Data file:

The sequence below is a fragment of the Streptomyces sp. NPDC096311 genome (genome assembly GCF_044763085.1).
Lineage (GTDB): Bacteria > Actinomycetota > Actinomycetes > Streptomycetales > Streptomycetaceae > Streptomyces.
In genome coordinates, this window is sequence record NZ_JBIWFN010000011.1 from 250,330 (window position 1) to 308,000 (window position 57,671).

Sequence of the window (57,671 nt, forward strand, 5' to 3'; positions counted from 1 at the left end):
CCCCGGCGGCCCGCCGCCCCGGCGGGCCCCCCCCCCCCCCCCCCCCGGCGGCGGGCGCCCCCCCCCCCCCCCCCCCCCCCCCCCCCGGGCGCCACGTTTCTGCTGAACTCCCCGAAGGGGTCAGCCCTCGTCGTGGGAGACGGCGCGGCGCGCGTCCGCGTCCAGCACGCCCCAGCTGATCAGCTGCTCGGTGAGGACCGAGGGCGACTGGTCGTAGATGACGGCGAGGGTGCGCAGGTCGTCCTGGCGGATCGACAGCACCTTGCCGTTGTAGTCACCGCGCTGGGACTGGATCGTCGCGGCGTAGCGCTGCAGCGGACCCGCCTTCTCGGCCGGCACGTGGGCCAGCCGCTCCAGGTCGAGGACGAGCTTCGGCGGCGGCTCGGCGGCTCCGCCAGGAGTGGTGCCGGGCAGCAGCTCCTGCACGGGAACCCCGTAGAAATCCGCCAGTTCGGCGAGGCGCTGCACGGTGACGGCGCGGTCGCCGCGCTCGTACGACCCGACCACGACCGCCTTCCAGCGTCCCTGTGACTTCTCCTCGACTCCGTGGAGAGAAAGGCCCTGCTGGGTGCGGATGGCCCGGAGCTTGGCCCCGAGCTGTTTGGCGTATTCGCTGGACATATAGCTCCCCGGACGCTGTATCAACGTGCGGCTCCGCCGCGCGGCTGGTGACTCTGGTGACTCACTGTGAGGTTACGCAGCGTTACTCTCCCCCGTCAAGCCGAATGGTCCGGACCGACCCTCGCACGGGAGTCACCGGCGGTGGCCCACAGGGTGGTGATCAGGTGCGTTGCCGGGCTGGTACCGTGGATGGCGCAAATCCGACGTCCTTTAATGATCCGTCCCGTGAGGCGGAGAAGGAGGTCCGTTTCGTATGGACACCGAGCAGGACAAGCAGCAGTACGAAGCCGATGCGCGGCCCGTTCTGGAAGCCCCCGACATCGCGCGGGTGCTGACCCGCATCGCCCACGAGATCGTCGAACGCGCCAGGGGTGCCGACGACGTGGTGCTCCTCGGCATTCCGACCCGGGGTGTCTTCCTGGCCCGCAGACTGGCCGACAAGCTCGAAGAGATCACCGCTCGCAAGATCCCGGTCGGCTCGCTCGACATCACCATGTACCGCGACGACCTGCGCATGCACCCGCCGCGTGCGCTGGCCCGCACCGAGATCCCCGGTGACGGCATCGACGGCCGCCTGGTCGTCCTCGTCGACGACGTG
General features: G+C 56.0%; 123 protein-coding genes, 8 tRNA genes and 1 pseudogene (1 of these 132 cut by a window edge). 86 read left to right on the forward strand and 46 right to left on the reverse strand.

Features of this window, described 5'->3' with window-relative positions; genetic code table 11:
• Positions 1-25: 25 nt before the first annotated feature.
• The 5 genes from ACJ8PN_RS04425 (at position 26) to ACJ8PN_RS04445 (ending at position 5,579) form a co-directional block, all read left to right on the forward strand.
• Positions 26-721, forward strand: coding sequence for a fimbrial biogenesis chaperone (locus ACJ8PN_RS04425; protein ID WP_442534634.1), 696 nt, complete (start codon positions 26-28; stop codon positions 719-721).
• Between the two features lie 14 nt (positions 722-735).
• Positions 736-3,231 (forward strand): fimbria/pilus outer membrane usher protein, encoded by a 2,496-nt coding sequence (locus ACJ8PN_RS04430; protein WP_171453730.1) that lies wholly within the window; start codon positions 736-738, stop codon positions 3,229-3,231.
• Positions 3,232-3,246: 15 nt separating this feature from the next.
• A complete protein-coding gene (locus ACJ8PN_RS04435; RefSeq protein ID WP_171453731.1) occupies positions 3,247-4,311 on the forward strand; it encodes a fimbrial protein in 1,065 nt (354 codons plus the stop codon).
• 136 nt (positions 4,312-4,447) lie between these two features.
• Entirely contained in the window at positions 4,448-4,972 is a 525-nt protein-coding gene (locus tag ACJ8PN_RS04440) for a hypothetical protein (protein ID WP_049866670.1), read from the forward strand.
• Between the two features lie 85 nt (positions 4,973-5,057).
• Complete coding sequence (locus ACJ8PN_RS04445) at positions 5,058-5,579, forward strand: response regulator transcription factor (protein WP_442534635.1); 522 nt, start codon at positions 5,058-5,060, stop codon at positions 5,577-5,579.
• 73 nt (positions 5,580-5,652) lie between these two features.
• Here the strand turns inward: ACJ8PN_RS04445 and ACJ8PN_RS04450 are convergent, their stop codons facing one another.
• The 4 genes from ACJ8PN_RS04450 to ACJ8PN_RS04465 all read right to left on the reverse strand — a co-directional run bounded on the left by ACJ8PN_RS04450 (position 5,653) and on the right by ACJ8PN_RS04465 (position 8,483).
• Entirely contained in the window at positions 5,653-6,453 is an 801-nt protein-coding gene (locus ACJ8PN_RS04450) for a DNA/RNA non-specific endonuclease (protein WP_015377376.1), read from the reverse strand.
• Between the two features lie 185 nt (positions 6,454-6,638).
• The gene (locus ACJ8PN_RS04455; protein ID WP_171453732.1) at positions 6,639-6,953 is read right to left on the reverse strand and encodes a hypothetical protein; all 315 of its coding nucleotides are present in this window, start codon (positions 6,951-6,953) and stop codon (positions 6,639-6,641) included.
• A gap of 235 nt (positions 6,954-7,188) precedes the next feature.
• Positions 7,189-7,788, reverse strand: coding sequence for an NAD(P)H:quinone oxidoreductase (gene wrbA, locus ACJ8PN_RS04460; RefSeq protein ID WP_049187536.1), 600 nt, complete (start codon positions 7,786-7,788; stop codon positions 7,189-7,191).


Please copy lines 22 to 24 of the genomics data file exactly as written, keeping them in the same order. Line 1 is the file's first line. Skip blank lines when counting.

• Entirely contained in the window at positions 5,653-6,453 is an 801-nt protein-coding gene (locus ACJ8PN_RS04450) for a DNA/RNA non-specific endonuclease (protein WP_015377376.1), read from the reverse strand.
• Between the two features lie 185 nt (positions 6,454-6,638).
• The gene (locus ACJ8PN_RS04455; protein ID WP_171453732.1) at positions 6,639-6,953 is read right to left on the reverse strand and encodes a hypothetical protein; all 315 of its coding nucleotides are present in this window, start codon (positions 6,951-6,953) and stop codon (positions 6,639-6,641) included.